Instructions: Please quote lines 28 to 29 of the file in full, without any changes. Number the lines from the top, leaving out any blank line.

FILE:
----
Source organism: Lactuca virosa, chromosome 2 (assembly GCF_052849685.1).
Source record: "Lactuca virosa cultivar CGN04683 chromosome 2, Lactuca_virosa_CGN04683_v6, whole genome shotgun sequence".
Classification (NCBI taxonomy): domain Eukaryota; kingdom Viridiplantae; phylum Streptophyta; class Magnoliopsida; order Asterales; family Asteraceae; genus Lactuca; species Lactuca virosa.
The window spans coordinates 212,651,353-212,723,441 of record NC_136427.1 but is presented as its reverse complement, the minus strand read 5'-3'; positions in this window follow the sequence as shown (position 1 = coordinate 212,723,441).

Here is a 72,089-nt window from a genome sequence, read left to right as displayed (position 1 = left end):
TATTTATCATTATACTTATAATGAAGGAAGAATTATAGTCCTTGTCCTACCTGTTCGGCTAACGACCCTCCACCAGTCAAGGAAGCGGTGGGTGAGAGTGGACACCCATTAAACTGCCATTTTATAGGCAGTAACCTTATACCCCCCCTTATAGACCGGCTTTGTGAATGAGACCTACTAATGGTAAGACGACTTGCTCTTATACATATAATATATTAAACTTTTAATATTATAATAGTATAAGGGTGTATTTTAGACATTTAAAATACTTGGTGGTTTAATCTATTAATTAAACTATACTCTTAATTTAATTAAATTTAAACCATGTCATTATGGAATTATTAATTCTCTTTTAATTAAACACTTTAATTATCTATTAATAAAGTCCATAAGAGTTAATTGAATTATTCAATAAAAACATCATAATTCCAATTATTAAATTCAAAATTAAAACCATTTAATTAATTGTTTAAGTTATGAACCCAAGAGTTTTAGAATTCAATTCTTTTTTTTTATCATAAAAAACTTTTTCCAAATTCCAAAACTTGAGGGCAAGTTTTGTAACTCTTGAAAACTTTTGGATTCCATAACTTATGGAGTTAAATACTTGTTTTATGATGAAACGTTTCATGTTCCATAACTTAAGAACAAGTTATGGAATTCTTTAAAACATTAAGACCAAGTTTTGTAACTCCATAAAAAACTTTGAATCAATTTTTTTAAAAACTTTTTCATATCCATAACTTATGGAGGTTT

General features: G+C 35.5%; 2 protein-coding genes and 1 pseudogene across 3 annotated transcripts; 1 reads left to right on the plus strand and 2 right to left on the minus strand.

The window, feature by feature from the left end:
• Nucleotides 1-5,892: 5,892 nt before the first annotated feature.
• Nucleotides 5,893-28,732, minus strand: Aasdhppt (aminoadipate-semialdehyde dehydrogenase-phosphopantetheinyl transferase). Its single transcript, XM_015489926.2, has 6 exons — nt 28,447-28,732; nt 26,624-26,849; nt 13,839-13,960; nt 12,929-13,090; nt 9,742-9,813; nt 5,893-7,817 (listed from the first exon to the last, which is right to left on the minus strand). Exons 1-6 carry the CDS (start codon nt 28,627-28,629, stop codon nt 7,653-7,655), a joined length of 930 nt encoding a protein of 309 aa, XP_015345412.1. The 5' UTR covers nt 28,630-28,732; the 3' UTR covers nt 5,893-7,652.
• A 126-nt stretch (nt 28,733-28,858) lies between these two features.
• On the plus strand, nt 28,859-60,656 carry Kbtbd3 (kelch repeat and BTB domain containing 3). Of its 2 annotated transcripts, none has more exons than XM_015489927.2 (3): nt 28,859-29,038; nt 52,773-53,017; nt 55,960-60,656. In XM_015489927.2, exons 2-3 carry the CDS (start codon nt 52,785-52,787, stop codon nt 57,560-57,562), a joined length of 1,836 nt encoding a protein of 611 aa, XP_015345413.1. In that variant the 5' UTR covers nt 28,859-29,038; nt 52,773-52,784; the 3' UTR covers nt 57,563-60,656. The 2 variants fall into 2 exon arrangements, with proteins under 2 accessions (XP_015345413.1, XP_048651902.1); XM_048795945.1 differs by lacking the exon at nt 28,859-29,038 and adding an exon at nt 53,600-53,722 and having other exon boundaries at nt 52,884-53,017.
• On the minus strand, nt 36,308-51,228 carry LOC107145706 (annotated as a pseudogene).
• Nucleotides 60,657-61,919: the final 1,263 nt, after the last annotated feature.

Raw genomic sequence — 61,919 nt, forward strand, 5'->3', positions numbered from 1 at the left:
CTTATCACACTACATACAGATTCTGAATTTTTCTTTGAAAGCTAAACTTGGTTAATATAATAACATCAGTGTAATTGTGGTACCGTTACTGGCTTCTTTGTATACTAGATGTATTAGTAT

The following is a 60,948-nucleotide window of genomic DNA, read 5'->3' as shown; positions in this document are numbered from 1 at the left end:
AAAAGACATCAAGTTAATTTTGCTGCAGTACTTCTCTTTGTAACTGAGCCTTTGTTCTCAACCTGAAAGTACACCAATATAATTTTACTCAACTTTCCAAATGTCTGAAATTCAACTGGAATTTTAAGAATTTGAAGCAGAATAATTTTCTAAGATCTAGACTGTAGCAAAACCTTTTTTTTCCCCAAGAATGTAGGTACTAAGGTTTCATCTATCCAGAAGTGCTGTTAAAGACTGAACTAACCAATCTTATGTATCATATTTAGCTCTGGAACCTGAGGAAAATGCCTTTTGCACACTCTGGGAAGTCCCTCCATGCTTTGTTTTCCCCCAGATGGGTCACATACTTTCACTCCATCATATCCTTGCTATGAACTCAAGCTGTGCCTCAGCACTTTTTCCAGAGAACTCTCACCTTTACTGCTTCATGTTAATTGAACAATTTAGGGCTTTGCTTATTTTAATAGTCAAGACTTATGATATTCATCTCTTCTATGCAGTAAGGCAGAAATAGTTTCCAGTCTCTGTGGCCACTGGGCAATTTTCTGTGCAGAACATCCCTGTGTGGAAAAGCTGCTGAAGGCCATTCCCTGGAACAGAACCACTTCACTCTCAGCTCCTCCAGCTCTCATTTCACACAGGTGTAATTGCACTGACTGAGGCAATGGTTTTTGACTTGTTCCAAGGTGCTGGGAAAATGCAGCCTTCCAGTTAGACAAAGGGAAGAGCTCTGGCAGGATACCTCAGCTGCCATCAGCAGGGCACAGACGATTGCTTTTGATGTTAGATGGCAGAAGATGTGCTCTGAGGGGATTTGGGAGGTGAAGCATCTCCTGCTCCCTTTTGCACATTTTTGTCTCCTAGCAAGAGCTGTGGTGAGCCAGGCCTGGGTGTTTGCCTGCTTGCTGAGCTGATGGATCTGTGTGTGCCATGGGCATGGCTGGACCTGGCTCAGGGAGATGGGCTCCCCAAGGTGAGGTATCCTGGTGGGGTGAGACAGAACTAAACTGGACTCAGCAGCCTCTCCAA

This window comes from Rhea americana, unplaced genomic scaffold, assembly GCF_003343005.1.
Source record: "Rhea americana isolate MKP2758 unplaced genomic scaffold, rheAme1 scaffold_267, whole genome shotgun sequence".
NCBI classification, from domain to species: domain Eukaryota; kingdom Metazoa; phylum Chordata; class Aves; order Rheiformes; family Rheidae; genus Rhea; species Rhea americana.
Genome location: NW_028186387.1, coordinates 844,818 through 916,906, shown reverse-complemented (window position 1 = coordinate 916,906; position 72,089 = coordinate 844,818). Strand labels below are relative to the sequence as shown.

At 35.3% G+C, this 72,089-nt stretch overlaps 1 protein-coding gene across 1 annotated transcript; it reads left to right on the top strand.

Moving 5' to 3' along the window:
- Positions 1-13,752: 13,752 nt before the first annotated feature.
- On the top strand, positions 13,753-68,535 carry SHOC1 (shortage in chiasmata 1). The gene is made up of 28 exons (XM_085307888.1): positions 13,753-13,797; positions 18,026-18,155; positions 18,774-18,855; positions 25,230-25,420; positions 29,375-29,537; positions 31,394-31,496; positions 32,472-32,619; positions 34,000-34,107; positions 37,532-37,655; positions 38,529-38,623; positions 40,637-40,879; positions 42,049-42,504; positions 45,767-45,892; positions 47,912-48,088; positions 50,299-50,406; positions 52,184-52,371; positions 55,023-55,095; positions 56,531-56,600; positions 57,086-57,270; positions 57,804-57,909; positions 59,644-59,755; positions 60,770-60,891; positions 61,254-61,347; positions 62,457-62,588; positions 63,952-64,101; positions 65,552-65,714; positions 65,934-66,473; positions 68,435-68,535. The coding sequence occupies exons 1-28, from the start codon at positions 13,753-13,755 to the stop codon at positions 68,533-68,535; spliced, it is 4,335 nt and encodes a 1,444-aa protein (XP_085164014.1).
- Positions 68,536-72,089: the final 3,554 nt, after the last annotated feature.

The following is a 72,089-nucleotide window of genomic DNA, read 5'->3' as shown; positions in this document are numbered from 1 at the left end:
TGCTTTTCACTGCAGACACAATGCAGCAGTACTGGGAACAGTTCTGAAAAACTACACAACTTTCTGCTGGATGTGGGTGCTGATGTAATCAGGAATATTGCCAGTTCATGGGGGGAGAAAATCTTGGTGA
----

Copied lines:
The following is a 72,089-nucleotide window of genomic DNA, read 5'->3' as shown; positions in this document are numbered from 1 at the left end:
TGCTTTTCACTGCAGACACAATGCAGCAGTACTGGGAACAGTTCTGAAAAACTACACAACTTTCTGCTGGATGTGGGTGCTGATGTAATCAGGAATATTGCCAGTTCATGGGGGGAGAAAATCTTGGTGA